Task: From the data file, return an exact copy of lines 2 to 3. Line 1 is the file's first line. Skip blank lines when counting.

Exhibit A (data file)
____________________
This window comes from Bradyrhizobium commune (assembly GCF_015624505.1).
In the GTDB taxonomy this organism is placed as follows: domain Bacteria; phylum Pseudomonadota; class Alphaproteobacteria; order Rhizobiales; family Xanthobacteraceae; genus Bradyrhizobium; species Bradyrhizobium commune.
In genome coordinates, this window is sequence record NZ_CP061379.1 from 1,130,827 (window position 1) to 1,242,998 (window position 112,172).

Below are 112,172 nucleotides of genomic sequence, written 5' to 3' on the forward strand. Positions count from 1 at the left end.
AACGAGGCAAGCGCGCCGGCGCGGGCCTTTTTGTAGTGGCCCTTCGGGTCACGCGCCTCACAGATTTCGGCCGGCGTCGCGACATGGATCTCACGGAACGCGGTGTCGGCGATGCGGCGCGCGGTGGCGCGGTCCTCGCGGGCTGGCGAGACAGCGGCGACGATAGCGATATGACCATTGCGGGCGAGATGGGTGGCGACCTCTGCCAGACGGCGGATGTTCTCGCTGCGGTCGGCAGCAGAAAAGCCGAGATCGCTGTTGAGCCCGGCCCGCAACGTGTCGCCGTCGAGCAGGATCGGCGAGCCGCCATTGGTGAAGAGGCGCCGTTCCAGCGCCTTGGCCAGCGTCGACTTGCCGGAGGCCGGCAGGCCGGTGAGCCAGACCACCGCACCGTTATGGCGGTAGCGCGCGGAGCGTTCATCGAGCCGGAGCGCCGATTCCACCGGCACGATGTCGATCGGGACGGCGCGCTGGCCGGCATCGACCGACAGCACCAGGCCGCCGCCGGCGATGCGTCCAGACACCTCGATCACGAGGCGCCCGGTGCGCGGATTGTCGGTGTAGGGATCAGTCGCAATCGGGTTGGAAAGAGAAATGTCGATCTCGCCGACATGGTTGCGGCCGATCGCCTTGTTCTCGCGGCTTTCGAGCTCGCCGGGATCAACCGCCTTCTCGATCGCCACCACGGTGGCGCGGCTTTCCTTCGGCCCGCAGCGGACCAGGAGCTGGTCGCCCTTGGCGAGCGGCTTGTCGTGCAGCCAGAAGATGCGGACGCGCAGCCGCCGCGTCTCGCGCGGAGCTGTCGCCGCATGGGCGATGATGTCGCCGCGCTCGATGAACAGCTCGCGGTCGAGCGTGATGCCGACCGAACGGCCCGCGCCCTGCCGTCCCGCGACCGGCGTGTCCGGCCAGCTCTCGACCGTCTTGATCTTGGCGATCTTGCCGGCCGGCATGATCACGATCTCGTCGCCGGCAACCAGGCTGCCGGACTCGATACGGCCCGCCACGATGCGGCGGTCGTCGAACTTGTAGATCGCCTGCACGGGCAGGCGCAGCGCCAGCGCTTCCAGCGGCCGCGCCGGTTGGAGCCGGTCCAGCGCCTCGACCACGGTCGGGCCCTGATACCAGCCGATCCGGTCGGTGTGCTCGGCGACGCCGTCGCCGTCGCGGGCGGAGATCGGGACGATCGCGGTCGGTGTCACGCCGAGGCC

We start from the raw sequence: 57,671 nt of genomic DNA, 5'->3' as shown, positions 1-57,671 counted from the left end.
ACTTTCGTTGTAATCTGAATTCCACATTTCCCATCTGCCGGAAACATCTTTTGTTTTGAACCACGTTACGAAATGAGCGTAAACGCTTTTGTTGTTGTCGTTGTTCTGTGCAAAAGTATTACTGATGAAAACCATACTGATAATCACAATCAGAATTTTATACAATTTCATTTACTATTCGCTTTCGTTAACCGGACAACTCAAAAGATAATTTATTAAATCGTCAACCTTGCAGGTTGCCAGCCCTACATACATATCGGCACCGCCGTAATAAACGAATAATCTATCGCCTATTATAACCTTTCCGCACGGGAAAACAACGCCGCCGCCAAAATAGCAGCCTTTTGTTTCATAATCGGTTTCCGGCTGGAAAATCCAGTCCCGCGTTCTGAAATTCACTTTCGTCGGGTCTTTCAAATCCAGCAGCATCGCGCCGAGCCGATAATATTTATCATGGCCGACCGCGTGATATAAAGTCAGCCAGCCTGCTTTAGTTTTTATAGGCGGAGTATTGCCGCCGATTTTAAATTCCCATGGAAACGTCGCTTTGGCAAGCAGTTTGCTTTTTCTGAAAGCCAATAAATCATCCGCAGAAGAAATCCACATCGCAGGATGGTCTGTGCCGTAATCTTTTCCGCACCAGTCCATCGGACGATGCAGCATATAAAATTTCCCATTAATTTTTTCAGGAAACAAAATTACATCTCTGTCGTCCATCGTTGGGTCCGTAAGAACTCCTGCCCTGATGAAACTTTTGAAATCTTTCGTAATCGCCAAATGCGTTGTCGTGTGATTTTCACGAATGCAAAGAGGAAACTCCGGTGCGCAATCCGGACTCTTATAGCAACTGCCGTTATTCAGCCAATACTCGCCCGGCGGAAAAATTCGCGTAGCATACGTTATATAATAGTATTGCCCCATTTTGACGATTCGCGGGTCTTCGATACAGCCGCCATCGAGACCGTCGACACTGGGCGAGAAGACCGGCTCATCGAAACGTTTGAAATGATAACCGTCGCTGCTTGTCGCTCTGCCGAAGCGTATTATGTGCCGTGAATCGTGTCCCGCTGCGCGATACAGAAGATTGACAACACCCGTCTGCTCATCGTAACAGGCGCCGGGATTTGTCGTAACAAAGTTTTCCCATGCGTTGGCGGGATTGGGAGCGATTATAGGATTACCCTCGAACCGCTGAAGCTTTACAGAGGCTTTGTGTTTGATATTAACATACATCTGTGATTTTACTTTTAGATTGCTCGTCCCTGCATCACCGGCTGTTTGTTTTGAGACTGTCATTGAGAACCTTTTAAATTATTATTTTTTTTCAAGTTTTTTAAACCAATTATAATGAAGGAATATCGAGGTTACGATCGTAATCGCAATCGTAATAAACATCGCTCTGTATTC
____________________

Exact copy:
In the GTDB taxonomy this organism is placed as follows: domain Bacteria; phylum Pseudomonadota; class Alphaproteobacteria; order Rhizobiales; family Xanthobacteraceae; genus Bradyrhizobium; species Bradyrhizobium commune.
In genome coordinates, this window is sequence record NZ_CP061379.1 from 1,130,827 (window position 1) to 1,242,998 (window position 112,172).